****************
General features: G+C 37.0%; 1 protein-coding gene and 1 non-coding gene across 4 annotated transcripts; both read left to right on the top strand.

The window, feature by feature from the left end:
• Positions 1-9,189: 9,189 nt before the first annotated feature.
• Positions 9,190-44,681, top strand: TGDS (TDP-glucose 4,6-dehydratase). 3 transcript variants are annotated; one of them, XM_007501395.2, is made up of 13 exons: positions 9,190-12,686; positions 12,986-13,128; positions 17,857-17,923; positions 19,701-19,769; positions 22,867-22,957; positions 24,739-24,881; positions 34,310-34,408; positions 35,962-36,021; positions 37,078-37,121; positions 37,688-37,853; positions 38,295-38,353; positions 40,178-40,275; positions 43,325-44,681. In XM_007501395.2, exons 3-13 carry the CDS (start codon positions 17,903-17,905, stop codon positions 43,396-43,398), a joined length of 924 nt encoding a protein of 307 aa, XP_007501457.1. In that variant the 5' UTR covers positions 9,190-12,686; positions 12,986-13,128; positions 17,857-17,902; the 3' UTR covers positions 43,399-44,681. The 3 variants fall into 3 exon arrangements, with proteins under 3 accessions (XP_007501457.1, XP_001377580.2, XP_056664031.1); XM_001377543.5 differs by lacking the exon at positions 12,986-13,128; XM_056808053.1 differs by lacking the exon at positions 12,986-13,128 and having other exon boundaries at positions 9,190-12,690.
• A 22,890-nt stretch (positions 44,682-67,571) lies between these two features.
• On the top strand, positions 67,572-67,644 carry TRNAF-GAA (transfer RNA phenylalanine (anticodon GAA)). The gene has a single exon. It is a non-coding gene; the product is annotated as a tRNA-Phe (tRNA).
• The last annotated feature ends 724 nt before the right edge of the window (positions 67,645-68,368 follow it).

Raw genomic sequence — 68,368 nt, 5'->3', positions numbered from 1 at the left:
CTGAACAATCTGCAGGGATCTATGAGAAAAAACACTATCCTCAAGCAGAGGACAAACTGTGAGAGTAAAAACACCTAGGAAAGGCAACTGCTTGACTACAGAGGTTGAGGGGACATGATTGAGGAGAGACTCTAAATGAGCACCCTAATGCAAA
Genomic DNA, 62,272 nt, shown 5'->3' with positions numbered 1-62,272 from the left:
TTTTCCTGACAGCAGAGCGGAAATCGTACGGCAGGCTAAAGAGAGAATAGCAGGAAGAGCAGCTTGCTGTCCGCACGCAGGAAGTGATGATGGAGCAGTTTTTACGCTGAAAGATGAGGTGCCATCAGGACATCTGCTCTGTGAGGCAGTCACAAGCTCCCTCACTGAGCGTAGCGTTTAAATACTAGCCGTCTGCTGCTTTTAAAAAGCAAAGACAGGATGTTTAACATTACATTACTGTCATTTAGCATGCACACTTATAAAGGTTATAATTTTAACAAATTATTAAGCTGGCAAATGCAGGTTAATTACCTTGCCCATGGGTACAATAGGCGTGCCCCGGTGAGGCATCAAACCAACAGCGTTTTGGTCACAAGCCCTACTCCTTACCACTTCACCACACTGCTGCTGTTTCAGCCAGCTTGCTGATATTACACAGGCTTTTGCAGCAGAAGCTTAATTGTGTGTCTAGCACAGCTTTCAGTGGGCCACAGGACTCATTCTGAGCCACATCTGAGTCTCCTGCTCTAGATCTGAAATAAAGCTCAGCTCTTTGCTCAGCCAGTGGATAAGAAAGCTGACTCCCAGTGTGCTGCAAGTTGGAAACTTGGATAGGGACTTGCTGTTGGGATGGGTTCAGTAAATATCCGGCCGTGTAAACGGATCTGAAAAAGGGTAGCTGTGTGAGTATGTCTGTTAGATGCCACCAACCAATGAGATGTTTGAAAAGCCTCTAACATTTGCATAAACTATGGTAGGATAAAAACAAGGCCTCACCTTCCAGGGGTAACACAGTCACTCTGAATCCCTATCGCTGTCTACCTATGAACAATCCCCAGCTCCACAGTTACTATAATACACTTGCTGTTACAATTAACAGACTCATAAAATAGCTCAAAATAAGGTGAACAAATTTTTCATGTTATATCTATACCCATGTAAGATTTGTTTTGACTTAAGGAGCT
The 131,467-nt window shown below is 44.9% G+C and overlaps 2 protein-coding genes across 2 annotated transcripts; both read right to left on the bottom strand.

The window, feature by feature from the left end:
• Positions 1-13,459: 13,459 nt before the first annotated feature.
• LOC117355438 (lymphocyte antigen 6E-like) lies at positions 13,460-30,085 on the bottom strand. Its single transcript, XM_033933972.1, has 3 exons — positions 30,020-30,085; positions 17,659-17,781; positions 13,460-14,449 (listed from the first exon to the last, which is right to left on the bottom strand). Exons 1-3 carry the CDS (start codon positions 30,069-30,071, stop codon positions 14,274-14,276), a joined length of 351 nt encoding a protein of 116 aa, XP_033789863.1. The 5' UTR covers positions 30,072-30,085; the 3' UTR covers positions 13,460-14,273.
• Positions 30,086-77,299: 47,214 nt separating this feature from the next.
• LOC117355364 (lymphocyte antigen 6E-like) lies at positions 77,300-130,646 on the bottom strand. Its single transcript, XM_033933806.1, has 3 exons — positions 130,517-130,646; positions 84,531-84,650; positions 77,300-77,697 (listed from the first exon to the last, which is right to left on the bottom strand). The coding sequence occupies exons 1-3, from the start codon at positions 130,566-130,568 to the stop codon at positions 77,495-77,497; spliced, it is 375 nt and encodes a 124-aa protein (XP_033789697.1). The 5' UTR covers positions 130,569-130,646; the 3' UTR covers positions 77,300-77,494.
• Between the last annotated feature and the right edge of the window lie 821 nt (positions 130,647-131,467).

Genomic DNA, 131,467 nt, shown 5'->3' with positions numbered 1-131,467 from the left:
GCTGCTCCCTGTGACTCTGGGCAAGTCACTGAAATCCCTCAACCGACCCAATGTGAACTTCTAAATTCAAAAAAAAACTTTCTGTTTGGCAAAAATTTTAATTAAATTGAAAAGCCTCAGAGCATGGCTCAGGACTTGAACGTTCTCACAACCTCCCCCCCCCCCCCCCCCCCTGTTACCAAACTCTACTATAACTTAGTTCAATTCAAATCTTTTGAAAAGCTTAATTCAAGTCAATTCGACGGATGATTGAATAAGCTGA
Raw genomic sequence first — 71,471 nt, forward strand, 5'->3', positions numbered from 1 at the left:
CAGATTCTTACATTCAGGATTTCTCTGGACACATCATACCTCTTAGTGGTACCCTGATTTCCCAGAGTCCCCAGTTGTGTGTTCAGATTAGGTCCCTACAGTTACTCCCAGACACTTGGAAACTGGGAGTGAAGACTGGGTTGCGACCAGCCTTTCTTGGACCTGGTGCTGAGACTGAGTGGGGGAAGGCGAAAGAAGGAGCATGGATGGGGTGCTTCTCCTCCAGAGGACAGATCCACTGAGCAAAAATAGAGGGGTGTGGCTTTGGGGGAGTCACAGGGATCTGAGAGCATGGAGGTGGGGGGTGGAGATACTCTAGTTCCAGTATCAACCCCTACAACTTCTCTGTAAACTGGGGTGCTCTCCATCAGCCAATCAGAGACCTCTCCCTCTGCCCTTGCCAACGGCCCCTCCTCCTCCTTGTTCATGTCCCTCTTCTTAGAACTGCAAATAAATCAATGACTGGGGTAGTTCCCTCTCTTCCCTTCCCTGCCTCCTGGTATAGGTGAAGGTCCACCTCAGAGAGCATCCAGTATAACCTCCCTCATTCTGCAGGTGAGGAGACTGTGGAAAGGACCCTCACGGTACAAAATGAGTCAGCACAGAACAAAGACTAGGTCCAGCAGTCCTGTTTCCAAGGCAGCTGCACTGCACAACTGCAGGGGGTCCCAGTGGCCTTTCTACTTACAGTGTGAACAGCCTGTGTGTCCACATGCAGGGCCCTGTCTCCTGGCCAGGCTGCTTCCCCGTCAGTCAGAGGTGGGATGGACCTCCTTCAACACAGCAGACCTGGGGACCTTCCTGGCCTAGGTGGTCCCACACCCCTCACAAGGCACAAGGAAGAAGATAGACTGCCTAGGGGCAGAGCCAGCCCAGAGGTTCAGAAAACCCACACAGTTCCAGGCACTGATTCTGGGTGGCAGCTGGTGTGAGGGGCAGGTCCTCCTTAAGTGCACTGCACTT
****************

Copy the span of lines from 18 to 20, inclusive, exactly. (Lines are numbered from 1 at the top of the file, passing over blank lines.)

• Between the last annotated feature and the right edge of the window lie 821 nt (positions 130,647-131,467).

Genomic DNA, 131,467 nt, shown 5'->3' with positions numbered 1-131,467 from the left:
GCTGCTCCCTGTGACTCTGGGCAAGTCACTGAAATCCCTCAACCGACCCAATGTGAACTTCTAAATTCAAAAAAAAACTTTCTGTTTGGCAAAAATTTTAATTAAATTGAAAAGCCTCAGAGCATGGCTCAGGACTTGAACGTTCTCACAACCTCCCCCCCCCCCCCCCCCCCTGTTACCAAACTCTACTATAACTTAGTTCAATTCAAATCTTTTGAAAAGCTTAATTCAAGTCAATTCGACGGATGATTGAATAAGCTGA